Wednesday, November 7, 2007

Oil...............What Else Can You Say? OUCH!!!!!

Light sweet crude, which retreated after striking the record high of $96, is back up to $96. On the heels of an “output suspension” by Petroleos Mexicanos, Mexico’s largest oil company, most traders expect a disappointing Energy Department inventory announcement tomorrow. The general assumption is that without Mexico’s help, the U.S. will struggle to maintain inventories.
Last week, the inventory report shot crude futures up $4 per barrel. Look for tomorrow’s report to do the same.
And we’ve got a new fuel topping the “all-time” list. Diesel fuel prices hit an all-time high this morning. With a national average price of $3.30 per gallon, diesel has never been so expensive -- even adjusted for inflation.
Prices for both unleaded and diesel each rose about 14 cents last week alone. Unleaded prices, at an average of $3.01, are about 20 cents short of their own all-time high. In October, prices rose an average 25 cents per gallon across the nation.
Rising fuel prices have finally caught up with the airline industry. American Airlines has announced a $20 fare increase on all U.S. round-trip flights. The airline cited rising oil prices as the sole driver behind the hike.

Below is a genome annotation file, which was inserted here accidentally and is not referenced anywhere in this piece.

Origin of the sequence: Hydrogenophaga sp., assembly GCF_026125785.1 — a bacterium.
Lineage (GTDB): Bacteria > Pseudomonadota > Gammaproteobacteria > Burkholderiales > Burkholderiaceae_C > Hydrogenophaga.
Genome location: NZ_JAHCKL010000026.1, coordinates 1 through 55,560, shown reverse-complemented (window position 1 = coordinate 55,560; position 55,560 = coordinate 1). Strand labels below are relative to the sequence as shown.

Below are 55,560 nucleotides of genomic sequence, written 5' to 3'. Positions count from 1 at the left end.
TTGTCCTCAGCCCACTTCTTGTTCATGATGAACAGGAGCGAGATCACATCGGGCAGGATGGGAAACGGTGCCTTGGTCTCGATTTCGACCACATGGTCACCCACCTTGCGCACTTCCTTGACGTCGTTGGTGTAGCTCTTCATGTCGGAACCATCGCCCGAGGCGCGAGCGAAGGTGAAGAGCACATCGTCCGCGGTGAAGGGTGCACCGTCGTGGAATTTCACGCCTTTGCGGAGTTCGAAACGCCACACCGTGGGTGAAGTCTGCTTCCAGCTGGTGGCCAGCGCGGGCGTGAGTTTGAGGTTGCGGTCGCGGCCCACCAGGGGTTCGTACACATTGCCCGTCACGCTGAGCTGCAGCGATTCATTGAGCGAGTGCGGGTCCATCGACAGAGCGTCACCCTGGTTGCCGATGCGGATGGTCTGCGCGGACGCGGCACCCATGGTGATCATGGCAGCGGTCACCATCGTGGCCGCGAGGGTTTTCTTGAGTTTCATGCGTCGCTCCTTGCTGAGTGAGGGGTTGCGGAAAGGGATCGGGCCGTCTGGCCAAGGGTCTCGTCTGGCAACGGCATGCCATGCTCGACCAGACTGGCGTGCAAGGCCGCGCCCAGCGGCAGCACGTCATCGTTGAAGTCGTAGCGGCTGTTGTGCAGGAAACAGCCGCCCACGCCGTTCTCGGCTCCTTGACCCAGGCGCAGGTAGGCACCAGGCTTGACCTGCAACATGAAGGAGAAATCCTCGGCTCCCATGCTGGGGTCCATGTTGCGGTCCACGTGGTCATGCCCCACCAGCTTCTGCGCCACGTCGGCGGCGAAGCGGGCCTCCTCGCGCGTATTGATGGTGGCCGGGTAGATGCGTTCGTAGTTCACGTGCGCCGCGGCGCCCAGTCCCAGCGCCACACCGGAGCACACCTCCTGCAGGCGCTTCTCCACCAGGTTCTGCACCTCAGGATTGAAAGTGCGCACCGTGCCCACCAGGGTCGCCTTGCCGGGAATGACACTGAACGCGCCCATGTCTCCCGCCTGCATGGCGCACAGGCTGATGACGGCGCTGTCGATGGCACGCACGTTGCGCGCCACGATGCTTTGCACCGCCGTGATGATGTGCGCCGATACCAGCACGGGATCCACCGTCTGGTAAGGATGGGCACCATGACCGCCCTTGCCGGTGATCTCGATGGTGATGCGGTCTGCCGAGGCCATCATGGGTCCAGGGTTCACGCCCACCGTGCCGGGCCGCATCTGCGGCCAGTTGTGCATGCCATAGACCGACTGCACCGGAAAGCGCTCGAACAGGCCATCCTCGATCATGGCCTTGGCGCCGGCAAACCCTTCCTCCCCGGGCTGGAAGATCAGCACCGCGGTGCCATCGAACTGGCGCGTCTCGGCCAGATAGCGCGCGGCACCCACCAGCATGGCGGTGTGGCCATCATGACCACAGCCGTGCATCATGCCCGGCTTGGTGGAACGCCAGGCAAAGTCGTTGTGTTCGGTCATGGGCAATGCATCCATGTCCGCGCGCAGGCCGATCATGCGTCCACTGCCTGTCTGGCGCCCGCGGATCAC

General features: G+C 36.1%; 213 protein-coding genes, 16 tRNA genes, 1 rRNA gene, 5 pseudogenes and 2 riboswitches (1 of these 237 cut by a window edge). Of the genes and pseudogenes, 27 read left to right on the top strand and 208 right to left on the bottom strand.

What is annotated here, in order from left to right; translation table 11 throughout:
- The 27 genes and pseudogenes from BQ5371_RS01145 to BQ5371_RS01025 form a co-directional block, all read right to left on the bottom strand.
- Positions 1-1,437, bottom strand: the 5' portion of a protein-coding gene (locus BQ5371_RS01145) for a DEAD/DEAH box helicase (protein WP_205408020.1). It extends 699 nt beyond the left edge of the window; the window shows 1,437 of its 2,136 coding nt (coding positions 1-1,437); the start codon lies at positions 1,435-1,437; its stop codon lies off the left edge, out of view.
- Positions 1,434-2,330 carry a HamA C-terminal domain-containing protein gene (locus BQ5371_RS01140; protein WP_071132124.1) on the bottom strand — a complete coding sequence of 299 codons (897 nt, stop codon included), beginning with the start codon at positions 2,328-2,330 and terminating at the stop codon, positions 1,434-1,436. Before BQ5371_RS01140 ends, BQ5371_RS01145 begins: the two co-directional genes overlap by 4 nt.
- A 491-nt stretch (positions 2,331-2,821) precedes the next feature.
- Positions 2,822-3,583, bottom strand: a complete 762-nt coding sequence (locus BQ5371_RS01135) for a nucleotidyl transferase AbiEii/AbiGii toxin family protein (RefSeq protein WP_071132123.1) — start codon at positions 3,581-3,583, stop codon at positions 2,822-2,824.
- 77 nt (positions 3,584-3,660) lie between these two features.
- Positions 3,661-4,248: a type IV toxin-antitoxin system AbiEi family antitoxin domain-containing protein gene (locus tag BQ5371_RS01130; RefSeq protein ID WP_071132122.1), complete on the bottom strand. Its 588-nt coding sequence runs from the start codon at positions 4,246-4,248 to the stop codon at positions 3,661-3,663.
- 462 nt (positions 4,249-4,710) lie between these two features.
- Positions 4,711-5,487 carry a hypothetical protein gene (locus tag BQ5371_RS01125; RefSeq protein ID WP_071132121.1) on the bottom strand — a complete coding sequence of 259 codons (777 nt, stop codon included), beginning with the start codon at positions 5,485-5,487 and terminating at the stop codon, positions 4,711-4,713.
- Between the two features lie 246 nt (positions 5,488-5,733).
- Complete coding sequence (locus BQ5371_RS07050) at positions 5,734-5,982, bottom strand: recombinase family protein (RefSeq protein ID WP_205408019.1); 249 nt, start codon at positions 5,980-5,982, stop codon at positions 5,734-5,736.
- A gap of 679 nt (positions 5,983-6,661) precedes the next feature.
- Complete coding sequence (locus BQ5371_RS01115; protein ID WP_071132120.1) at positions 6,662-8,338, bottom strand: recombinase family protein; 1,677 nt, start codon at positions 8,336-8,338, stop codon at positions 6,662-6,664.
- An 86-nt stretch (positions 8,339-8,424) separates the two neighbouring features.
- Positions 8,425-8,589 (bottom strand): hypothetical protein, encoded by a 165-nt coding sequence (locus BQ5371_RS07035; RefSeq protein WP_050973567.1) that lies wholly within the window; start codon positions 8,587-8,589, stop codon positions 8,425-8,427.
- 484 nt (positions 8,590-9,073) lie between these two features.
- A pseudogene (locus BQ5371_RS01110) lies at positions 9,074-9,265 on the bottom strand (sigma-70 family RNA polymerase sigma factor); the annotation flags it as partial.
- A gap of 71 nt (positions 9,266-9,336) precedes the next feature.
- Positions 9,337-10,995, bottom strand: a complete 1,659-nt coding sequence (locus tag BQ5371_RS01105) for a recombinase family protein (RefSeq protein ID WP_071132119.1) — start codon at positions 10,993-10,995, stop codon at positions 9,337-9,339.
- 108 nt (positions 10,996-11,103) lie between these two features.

AA’s hike comes on the heels of almost every major airline hiking prices in October. Continental, Delta, Northwest, US Air, United, AirTran and Alaska Air have all hiked prices by a similar margin.
And who can blame them… American Airlines recently told the LA Times that a 1 cent/gallon increase in the price of jet fuel adds $30 million to its annual expenses. Officials at American also guessed that the rise in crude oil prices since “the summer” will cost the company more than $1 billion.
Last week, the Air Transport Association estimated higher fuel prices drove second-quarter costs up 5.6%... double the expense that airlines suffered the same time last year.

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